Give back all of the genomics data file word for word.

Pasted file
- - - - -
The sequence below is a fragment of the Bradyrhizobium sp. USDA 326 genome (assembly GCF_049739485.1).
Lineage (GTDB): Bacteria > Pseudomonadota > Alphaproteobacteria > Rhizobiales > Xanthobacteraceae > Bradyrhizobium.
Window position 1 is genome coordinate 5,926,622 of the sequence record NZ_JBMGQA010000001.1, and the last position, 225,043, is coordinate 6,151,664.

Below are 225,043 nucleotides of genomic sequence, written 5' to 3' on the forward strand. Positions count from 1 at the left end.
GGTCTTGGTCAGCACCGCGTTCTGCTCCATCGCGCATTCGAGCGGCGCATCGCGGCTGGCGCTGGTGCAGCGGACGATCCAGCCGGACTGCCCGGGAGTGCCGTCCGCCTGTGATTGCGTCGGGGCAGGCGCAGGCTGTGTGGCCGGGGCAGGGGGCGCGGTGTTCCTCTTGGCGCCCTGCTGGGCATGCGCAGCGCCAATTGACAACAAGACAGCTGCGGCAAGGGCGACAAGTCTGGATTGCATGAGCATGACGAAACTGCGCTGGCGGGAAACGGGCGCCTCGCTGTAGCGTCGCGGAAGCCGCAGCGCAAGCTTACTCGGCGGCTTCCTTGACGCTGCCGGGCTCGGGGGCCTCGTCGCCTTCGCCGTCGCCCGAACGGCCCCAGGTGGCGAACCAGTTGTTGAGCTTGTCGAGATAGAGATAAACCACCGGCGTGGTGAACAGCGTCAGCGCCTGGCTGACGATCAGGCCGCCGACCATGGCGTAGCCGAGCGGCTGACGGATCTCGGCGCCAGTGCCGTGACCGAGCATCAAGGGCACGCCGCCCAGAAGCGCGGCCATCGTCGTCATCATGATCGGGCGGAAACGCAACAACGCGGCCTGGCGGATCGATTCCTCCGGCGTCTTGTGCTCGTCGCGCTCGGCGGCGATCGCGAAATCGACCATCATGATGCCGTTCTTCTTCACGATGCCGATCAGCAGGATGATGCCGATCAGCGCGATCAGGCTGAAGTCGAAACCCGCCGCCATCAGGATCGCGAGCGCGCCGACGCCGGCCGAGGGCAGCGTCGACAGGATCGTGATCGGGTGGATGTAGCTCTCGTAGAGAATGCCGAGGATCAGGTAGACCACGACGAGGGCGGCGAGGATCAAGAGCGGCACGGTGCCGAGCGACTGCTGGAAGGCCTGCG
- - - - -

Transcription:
The sequence below is a fragment of the Bradyrhizobium sp. USDA 326 genome (assembly GCF_049739485.1).
Lineage (GTDB): Bacteria > Pseudomonadota > Alphaproteobacteria > Rhizobiales > Xanthobacteraceae > Bradyrhizobium.
Window position 1 is genome coordinate 5,926,622 of the sequence record NZ_JBMGQA010000001.1, and the last position, 225,043, is coordinate 6,151,664.

Below are 225,043 nucleotides of genomic sequence, written 5' to 3' on the forward strand. Positions count from 1 at the left end.
GGTCTTGGTCAGCACCGCGTTCTGCTCCATCGCGCATTCGAGCGGCGCATCGCGGCTGGCGCTGGTGCAGCGGACGATCCAGCCGGACTGCCCGGGAGTGCCGTCCGCCTGTGATTGCGTCGGGGCAGGCGCAGGCTGTGTGGCCGGGGCAGGGGGCGCGGTGTTCCTCTTGGCGCCCTGCTGGGCATGCGCAGCGCCAATTGACAACAAGACAGCTGCGGCAAGGGCGACAAGTCTGGATTGCATGAGCATGACGAAACTGCGCTGGCGGGAAACGGGCGCCTCGCTGTAGCGTCGCGGAAGCCGCAGCGCAAGCTTACTCGGCGGCTTCCTTGACGCTGCCGGGCTCGGGGGCCTCGTCGCCTTCGCCGTCGCCCGAACGGCCCCAGGTGGCGAACCAGTTGTTGAGCTTGTCGAGATAGAGATAAACCACCGGCGTGGTGAACAGCGTCAGCGCCTGGCTGACGATCAGGCCGCCGACCATGGCGTAGCCGAGCGGCTGACGGATCTCGGCGCCAGTGCCGTGACCGAGCATCAAGGGCACGCCGCCCAGAAGCGCGGCCATCGTCGTCATCATGATCGGGCGGAAACGCAACAACGCGGCCTGGCGGATCGATTCCTCCGGCGTCTTGTGCTCGTCGCGCTCGGCGGCGATCGCGAAATCGACCATCATGATGCCGTTCTTCTTCACGATGCCGATCAGCAGGATGATGCCGATCAGCGCGATCAGGCTGAAGTCGAAACCCGCCGCCATCAGGATCGCGAGCGCGCCGACGCCGGCCGAGGGCAGCGTCGACAGGATCGTGATCGGGTGGATGTAGCTCTCGTAGAGAATGCCGAGGATCAGGTAGACCACGACGAGGGCGGCGAGGATCAAGAGCGGCACGGTGCCGAGCGACTGCTGGAAGGCCTGCG